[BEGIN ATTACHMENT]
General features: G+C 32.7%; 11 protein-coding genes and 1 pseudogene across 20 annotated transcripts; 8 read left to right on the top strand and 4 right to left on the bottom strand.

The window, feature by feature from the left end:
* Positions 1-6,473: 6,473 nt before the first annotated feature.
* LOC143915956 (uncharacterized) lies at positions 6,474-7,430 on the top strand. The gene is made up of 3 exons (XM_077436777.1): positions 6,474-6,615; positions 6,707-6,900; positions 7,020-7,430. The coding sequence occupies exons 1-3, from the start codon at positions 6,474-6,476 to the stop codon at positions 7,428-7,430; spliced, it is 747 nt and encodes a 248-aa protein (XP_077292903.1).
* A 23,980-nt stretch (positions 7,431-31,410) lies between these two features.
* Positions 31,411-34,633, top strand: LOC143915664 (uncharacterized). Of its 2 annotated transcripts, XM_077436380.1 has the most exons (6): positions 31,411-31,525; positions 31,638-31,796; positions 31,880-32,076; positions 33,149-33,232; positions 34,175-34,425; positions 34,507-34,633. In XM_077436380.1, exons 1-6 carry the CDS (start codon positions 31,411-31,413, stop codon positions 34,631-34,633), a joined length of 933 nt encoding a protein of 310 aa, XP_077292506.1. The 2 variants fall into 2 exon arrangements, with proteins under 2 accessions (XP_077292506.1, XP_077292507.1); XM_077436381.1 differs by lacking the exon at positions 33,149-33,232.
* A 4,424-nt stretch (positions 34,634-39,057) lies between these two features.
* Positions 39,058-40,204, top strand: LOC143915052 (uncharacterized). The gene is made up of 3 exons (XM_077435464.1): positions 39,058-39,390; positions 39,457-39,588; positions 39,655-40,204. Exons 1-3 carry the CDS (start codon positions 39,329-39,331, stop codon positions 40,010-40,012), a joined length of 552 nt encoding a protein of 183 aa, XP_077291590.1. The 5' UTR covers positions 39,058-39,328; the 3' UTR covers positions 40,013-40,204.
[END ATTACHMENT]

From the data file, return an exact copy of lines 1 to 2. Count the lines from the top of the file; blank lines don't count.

General features: G+C 32.7%; 11 protein-coding genes and 1 pseudogene across 20 annotated transcripts; 8 read left to right on the top strand and 4 right to left on the bottom strand.

The window, feature by feature from the left end: